There are many different libraries for every language to help you programmatically define, manage and run tasks.

With tasks defined as code, you need to configure your application manifest to run these automatically during deployments.

Cloud Foundry uses the command parameter, set in the manifest or through the command-line, to allow applications to specify a custom start command. We can use this parameter to execute the task library command during deployment.

The Cloud Foundry documentation also details these approaches, with slightly different implementations here and specifically for Ruby developers here.

Temporary Task Deploy

For applications which only need occasional administrative tasks, it’s often easier to push a temporary deploy with a custom start command. This deploy runs your tasks without then starting your application. Once the tasks have completed, redeploy your application normally, destroying the task instance.

The following command will deploy a temporary instance for this purpose:

1
$ cf push -c 'YOUR_TASK_LIB_COMMAND && sleep infinity' -i 1 --no-route

We’re overriding the default start command, setting it to run the command for our task library, e.g. rake db:migrate.

The sleep infinity command stops the application exiting once the task runner has finished. If this happens, the platform will assume that application has crashed and restart it.

Also, the task runner will not be binding to a port so we need to use the –no-route argument to stop the platform assuming the deploy has timed out.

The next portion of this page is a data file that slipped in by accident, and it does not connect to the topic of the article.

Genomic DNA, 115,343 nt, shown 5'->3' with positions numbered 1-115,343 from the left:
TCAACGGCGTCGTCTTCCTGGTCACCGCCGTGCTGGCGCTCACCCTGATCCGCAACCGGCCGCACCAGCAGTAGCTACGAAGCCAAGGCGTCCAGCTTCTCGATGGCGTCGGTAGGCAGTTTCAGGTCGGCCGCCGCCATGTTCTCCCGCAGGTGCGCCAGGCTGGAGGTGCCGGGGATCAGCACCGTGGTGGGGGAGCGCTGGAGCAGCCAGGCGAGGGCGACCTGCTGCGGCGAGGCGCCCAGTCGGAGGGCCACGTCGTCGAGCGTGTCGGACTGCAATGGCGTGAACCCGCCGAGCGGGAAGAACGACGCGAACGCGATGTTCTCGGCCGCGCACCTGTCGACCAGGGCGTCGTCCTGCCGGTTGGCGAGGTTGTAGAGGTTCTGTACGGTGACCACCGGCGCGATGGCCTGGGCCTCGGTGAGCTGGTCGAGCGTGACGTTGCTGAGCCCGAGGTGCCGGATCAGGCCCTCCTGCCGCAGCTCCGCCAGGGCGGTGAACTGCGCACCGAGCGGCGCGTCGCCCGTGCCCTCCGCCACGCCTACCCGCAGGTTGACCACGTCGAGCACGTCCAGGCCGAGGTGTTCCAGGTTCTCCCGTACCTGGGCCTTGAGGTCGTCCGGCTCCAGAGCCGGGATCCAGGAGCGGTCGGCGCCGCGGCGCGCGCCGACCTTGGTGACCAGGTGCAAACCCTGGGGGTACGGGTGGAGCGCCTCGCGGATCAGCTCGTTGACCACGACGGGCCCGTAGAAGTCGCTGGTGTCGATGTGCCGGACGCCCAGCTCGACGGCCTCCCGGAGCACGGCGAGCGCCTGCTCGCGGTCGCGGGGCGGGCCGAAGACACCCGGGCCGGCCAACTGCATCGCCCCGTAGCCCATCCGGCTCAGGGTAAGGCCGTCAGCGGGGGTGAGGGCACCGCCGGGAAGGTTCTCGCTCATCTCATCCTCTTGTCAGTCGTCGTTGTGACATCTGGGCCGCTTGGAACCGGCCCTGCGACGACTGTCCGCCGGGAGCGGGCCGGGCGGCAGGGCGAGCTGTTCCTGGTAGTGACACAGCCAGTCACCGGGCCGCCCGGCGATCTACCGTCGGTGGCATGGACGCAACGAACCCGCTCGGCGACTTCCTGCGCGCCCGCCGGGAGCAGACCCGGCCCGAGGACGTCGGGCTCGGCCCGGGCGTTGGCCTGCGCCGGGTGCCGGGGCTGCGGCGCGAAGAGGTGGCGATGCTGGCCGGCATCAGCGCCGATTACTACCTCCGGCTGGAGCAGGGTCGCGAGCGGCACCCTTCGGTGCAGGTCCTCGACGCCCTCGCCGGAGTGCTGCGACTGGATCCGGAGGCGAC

Setting the deploy to a single instance stops the command being executed more than once.

Checking the logs to verify the task runner has finished correctly, we can now redeploy our application. Using the null start command will force the platform to use the buildpack default rather than our previous option.

1
$ cf push -c 'null'

Running Tasks Before Startup

If we’re regularly running administrative tasks, we should incorporate the task execution into our normal application startup. Once the task command has finished successfully, we start the application as normal.

Applications may have multiple instances running, we need to ensure the tasks are only executed by one instance.

The following custom start command will execute tasks during startup, using the CF_INSTANCE_ID environment variable to enforce execution at most-once.

[ $CF_INSTANCE_INDEX -eq 0 ]] && node lib/tasks/runner.js; node app.js

With this approach, tasks will be automatically executed during regular deployments without any manual intervention.

Hurrah!

Managing tasks for Node.js applications

If you’re running Node.js applications on Cloud Foundry, oneoff is a task library that helps you define tasks as code and integrates with the Cloud Foundry runtime. The module handles all the complexities with automating tasks during deployments across multi-instance applications.

oneoff provides the following features…

* ensure tasks are completed before application startup
* coordinating app instances to ensure at-most once task execution
* automagically discovering tasks from the task directory
* dependency ordering, ensure task a completes before task b starts
* parallel task execution
* ignore completed tasks in future deployments

Check it out to help make writing tasks as code for Node.js applications much easier!

Full details on usage are available in the README.

Conclusion

Running one-off tasks for application configuration is a normal part of any development project.

Carrying out these tasks manually used to be the norm, but with the devops movement we now prefer automated configuration rather manual intervention. Relying on manual configuration steps to deploy applications restricts our ability to implement continuous delivery.

Cloud Foundry is an opinionated platform, actively discouraging the creation of snowflake environments.